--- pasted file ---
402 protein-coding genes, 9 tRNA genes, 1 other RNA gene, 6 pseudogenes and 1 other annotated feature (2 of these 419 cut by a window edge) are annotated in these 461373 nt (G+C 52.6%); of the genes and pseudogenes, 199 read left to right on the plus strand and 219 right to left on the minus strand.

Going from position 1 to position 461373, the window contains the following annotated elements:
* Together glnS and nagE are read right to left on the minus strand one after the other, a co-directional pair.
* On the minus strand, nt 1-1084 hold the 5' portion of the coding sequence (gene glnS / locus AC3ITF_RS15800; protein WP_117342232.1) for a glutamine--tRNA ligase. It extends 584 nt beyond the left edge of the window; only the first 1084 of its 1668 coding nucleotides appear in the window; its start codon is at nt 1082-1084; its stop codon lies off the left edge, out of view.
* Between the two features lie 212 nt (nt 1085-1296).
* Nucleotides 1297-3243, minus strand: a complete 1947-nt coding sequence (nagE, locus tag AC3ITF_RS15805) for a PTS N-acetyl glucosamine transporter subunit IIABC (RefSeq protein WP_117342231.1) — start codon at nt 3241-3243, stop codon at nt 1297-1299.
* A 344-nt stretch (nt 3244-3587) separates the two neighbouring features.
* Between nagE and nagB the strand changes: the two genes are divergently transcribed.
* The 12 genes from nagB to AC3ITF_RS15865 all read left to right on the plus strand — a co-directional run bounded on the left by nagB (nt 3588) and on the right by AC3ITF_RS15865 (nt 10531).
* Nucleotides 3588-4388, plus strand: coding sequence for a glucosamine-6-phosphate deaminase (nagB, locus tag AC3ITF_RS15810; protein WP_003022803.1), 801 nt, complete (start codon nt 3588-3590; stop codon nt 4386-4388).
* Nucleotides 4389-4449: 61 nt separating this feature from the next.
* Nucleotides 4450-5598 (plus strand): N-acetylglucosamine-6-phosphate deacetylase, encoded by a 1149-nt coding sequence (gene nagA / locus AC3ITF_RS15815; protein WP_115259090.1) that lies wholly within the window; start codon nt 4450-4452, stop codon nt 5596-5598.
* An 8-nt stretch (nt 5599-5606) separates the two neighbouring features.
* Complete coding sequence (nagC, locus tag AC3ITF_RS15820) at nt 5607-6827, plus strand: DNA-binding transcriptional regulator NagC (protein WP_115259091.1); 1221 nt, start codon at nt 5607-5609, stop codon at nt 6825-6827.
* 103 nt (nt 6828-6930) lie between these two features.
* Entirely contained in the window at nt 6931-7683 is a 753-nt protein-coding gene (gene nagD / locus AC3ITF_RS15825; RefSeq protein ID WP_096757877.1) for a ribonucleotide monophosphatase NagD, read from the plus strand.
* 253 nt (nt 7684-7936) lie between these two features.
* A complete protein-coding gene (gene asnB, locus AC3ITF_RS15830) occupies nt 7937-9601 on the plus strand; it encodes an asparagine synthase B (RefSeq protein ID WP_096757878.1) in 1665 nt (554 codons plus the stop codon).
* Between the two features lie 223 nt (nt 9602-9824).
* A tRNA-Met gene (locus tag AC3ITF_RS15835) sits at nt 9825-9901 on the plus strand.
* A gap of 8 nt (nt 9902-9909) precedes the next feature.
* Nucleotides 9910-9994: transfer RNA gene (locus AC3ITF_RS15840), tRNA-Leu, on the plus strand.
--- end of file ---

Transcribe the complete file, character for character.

402 protein-coding genes, 9 tRNA genes, 1 other RNA gene, 6 pseudogenes and 1 other annotated feature (2 of these 419 cut by a window edge) are annotated in these 461373 nt (G+C 52.6%); of the genes and pseudogenes, 199 read left to right on the plus strand and 219 right to left on the minus strand.

Going from position 1 to position 461373, the window contains the following annotated elements:
* Together glnS and nagE are read right to left on the minus strand one after the other, a co-directional pair.
* On the minus strand, nt 1-1084 hold the 5' portion of the coding sequence (gene glnS / locus AC3ITF_RS15800; protein WP_117342232.1) for a glutamine--tRNA ligase. It extends 584 nt beyond the left edge of the window; only the first 1084 of its 1668 coding nucleotides appear in the window; its start codon is at nt 1082-1084; its stop codon lies off the left edge, out of view.
* Between the two features lie 212 nt (nt 1085-1296).
* Nucleotides 1297-3243, minus strand: a complete 1947-nt coding sequence (nagE, locus tag AC3ITF_RS15805) for a PTS N-acetyl glucosamine transporter subunit IIABC (RefSeq protein WP_117342231.1) — start codon at nt 3241-3243, stop codon at nt 1297-1299.
* A 344-nt stretch (nt 3244-3587) separates the two neighbouring features.
* Between nagE and nagB the strand changes: the two genes are divergently transcribed.
* The 12 genes from nagB to AC3ITF_RS15865 all read left to right on the plus strand — a co-directional run bounded on the left by nagB (nt 3588) and on the right by AC3ITF_RS15865 (nt 10531).
* Nucleotides 3588-4388, plus strand: coding sequence for a glucosamine-6-phosphate deaminase (nagB, locus tag AC3ITF_RS15810; protein WP_003022803.1), 801 nt, complete (start codon nt 3588-3590; stop codon nt 4386-4388).
* Nucleotides 4389-4449: 61 nt separating this feature from the next.
* Nucleotides 4450-5598 (plus strand): N-acetylglucosamine-6-phosphate deacetylase, encoded by a 1149-nt coding sequence (gene nagA / locus AC3ITF_RS15815; protein WP_115259090.1) that lies wholly within the window; start codon nt 4450-4452, stop codon nt 5596-5598.
* An 8-nt stretch (nt 5599-5606) separates the two neighbouring features.
* Complete coding sequence (nagC, locus tag AC3ITF_RS15820) at nt 5607-6827, plus strand: DNA-binding transcriptional regulator NagC (protein WP_115259091.1); 1221 nt, start codon at nt 5607-5609, stop codon at nt 6825-6827.
* 103 nt (nt 6828-6930) lie between these two features.
* Entirely contained in the window at nt 6931-7683 is a 753-nt protein-coding gene (gene nagD / locus AC3ITF_RS15825; RefSeq protein ID WP_096757877.1) for a ribonucleotide monophosphatase NagD, read from the plus strand.
* 253 nt (nt 7684-7936) lie between these two features.
* A complete protein-coding gene (gene asnB, locus AC3ITF_RS15830) occupies nt 7937-9601 on the plus strand; it encodes an asparagine synthase B (RefSeq protein ID WP_096757878.1) in 1665 nt (554 codons plus the stop codon).
* Between the two features lie 223 nt (nt 9602-9824).
* A tRNA-Met gene (locus tag AC3ITF_RS15835) sits at nt 9825-9901 on the plus strand.
* A gap of 8 nt (nt 9902-9909) precedes the next feature.
* Nucleotides 9910-9994: transfer RNA gene (locus AC3ITF_RS15840), tRNA-Leu, on the plus strand.